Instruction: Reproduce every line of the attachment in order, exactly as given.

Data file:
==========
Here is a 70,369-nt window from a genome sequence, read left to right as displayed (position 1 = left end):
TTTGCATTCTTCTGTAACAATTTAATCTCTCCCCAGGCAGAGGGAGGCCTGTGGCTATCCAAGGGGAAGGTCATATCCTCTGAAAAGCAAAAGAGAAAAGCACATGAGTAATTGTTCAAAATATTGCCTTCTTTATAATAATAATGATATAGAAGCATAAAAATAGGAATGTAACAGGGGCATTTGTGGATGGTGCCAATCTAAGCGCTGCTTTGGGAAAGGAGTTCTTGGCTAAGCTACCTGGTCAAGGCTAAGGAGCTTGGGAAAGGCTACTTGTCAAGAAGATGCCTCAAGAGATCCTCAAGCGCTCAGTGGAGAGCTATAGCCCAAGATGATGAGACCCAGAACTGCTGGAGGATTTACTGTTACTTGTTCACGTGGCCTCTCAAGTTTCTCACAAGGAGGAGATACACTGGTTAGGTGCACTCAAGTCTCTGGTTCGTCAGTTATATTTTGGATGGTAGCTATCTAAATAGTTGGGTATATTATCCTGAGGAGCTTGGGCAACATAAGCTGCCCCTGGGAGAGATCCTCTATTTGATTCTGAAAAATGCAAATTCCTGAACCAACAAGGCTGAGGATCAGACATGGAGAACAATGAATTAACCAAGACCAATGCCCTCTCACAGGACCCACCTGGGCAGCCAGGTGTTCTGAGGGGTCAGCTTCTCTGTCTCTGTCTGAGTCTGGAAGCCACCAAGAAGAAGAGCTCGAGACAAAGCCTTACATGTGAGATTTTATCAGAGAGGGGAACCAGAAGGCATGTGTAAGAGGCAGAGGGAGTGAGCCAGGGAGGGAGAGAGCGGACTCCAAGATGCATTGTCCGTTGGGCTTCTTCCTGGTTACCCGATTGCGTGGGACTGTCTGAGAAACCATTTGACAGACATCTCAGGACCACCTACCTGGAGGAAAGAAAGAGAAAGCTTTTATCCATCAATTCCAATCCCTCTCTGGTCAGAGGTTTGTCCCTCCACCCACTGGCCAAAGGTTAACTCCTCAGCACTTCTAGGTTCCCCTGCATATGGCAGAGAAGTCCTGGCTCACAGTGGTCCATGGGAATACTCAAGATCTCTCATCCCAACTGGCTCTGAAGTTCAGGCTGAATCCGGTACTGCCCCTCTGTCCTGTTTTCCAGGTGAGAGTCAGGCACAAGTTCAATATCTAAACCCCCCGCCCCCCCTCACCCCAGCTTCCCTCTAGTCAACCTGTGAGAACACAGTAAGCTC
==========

Here is a 70,369-nt window from a genome sequence, read left to right as displayed (position 1 = left end):
TTTGCATTCTTCTGTAACAATTTAATCTCTCCCCAGGCAGAGGGAGGCCTGTGGCTATCCAAGGGGAAGGTCATATCCTCTGAAAAGCAAAAGAGAAAAGCACATGAGTAATTGTTCAAAATATTGCCTTCTTTATAATAATAATGATATAGAAGCATAAAAATAGGAATGTAACAGGGGCATTTGTGGATGGTGCCAATCTAAGCGCTGCTTTGGGAAAGGAGTTCTTGGCTAAGCTACCTGGTCAAGGCTAAGGAGCTTGGGAAAGGCTACTTGTCAAGAAGATGCCTCAAGAGATCCTCAAGCGCTCAGTGGAGAGCTATAGCCCAAGATGATGAGACCCAGAACTGCTGGAGGATTTACTGTTACTTGTTCACGTGGCCTCTCAAGTTTCTCACAAGGAGGAGATACACTGGTTAGGTGCACTCAAGTCTCTGGTTCGTCAGTTATATTTTGGATGGTAGCTATCTAAATAGTTGGGTATATTATCCTGAGGAGCTTGGGCAACATAAGCTGCCCCTGGGAGAGATCCTCTATTTGATTCTGAAAAATGCAAATTCCTGAACCAACAAGGCTGAGGATCAGACATGGAGAACAATGAATTAACCAAGACCAATGCCCTCTCACAGGACCCACCTGGGCAGCCAGGTGTTCTGAGGGGTCAGCTTCTCTGTCTCTGTCTGAGTCTGGAAGCCACCAAGAAGAAGAGCTCGAGACAAAGCCTTACATGTGAGATTTTATCAGAGAGGGGAACCAGAAGGCATGTGTAAGAGGCAGAGGGAGTGAGCCAGGGAGGGAGAGAGCGGACTCCAAGATGCATTGTCCGTTGGGCTTCTTCCTGGTTACCCGATTGCGTGGGACTGTCTGAGAAACCATTTGACAGACATCTCAGGACCACCTACCTGGAGGAAAGAAAGAGAAAGCTTTTATCCATCAATTCCAATCCCTCTCTGGTCAGAGGTTTGTCCCTCCACCCACTGGCCAAAGGTTAACTCCTCAGCACTTCTAGGTTCCCCTGCATATGGCAGAGAAGTCCTGGCTCACAGTGGTCCATGGGAATACTCAAGATCTCTCATCCCAACTGGCTCTGAAGTTCAGGCTGAATCCGGTACTGCCCCTCTGTCCTGTTTTCCAGGTGAGAGTCAGGCACAAGTTCAATATCTAAACCCCCCGCCCCCCCTCACCCCAGCTTCCCTCTAGTCAACCTGTGAGAACACAGTAAGCTC